Now I wish I could photograph the things I see when I walk on deck at night to share with everyone! My descriptions couldn’t possibly do them justice but I’ll try nevertheless. During transit we have very few lights on, so the minute you step outside it’s pitch black, you need a few minutes for your eyes to adjust to even take a step. But when they adjust can you imagine the sight?! Used as I am to the sky in the Northern Hemisphere it felt weird to look up and not recognise the constellations that my dad taught me when I was little, lying on the sand on our holidays. I turned this way and nothing, turned the other way and thankfully I saw Orion and then a little off next to it, the Pleiads. Good, I thought, at least I know those. Josh showed me the Southern Cross and the Pointers and then I downloaded a star map and I’m learning the rest. You must be able to see the meteorite shower that is happening these days, the Geminids. I read it’s a better spectacle if you’re in the northern hemisphere but we get a pretty good show of it here too. I saw a star slashing the sky last night. They are meant to reach their peak tomorrow night and I fully intend to spend the night on deck counting falling stars and making wishes, maybe one wish again and again. Is it more likely to come true if you repeat it multiple times? We also saw a moving speck of light and thought it might be the International Space Station. I later checked online the ISS position and it had indeed just passed above us! It would be a big mistake to not turn your eyes down too though, and look at the water as the bow thrusts through the ocean. Again you must let your eyes adjust to the darkness of the water and the greyness of the froth, but keep staring and the froth starts glowing blue, a mesmerising turquoise blue and little flushes pop up here and there; the more you look the more fluorescent it becomes. Bioluminescence is one of the most magical sights! Little organisms that glow when agitated, phytoplankton, specifically dinoflagellates if you want to be scientific (and we are scientific here, that’s what we’re about). But if you want to be poetic, artistic, and imaginative what I see is stars above and stars below, the galaxy in the sky and the blue glow in the water. I really wish you could see it!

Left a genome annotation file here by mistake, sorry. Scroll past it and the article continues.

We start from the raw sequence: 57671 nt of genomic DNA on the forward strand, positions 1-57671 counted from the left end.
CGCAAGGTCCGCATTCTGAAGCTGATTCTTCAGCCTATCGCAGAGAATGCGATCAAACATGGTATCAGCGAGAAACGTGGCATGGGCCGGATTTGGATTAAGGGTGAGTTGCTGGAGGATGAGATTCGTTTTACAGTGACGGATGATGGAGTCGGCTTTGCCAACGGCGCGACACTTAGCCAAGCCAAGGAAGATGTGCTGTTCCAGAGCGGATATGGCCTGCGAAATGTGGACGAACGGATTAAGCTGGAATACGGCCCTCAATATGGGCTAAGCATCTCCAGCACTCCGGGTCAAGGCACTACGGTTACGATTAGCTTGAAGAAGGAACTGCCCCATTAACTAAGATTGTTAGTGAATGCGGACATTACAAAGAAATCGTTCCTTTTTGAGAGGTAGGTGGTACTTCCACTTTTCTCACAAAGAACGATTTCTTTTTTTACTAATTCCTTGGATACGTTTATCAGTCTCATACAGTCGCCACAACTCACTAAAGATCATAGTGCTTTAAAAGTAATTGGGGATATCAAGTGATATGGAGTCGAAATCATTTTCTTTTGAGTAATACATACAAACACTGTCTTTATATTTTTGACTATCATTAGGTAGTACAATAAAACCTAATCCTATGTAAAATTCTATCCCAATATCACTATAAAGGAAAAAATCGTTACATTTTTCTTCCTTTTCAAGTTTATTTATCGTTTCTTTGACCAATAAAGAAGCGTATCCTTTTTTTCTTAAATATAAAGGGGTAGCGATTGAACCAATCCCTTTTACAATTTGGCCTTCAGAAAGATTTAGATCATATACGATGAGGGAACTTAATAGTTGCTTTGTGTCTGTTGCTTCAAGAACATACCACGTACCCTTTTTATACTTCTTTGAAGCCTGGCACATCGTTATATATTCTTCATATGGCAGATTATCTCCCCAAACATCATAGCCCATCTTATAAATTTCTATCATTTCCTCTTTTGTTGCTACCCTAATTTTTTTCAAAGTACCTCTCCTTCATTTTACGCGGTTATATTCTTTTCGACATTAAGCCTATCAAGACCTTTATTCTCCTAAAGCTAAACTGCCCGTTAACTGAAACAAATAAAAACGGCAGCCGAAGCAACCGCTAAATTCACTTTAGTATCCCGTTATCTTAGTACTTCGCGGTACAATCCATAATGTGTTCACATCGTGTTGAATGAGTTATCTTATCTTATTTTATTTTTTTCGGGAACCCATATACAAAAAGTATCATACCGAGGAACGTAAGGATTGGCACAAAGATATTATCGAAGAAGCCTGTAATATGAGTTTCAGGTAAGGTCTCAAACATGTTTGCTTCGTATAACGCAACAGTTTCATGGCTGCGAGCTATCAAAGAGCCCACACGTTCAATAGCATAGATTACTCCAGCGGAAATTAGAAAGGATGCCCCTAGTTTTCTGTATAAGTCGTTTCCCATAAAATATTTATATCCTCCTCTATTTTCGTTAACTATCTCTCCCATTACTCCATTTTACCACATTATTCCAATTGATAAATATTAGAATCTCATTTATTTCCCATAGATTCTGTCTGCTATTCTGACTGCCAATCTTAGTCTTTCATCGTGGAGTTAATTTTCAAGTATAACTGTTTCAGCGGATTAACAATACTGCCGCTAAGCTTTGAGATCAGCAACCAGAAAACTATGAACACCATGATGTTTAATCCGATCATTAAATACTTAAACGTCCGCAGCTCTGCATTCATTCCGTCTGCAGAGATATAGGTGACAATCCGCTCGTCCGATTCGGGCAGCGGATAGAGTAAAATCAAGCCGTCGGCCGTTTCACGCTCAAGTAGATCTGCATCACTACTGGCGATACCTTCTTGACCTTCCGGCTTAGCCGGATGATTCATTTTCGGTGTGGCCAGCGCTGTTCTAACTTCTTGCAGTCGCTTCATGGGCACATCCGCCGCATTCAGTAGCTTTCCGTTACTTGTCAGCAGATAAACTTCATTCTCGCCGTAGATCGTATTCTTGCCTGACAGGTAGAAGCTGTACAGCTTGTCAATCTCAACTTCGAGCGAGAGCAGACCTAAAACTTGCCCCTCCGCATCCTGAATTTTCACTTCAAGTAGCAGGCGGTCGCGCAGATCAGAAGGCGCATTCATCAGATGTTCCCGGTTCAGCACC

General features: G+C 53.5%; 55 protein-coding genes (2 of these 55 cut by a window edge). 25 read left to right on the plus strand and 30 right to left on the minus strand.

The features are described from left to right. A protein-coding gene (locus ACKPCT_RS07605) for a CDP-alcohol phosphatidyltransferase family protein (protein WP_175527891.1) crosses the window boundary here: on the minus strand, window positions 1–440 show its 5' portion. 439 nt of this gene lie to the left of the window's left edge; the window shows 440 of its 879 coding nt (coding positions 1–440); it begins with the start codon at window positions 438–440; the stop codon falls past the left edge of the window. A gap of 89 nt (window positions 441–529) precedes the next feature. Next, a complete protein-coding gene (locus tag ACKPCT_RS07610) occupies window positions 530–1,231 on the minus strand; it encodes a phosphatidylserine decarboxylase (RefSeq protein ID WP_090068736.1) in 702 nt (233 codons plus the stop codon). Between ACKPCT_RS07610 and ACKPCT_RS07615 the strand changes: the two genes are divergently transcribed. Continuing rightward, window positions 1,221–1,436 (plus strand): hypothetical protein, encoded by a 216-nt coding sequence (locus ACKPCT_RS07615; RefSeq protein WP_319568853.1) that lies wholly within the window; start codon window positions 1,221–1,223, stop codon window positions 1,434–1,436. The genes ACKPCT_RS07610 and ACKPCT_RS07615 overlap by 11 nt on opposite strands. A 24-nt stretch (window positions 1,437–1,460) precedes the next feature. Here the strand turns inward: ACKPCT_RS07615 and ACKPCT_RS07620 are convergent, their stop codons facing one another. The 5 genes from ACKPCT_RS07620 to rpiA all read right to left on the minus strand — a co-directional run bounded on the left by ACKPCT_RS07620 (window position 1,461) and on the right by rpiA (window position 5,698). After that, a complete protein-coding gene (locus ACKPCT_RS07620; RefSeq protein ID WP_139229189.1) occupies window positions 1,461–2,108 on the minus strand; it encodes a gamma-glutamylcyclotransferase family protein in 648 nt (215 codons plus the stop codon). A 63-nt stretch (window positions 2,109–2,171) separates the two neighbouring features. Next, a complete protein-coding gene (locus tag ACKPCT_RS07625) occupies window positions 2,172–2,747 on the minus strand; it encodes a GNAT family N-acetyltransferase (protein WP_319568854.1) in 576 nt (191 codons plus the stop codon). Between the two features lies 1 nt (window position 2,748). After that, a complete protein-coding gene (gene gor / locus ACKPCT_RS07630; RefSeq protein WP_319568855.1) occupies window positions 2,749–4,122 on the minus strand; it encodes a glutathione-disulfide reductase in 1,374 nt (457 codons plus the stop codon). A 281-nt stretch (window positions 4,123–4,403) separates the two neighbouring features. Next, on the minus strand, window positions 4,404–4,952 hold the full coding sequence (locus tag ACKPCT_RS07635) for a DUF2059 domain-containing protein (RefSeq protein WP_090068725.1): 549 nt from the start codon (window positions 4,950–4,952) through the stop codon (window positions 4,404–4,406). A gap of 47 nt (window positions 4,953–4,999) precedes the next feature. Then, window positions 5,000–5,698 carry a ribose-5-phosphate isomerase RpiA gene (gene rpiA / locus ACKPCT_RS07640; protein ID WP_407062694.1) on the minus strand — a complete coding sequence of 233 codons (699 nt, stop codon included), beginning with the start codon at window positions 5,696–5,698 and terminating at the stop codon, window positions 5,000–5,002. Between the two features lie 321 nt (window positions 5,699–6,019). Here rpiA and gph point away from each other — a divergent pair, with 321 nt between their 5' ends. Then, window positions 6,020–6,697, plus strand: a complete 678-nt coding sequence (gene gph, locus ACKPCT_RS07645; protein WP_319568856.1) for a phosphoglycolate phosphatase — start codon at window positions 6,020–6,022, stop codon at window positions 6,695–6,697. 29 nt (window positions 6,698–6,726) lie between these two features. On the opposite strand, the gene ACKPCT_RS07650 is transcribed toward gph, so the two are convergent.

Land ho! This morning we woke up to see land on the horizon, New Zealand is in front of us and by afternoon we were in the Cook Strait. My cousin asked for a map to show you where we are. Cuz, your wish is my command. We are the red circle, this is our current position as I’m writing this entry and you can see the rest of our way points. We have this display on many monitors around the ship with the weather and the programme of activities for the day. During the night we should be passing outside of Wellington (hey Suze!!!!) and then we’ll turn NE to head to our first site of investigation.

 And I'll leave you with the sunset behind the south island of New Zealand. Beautiful skyline!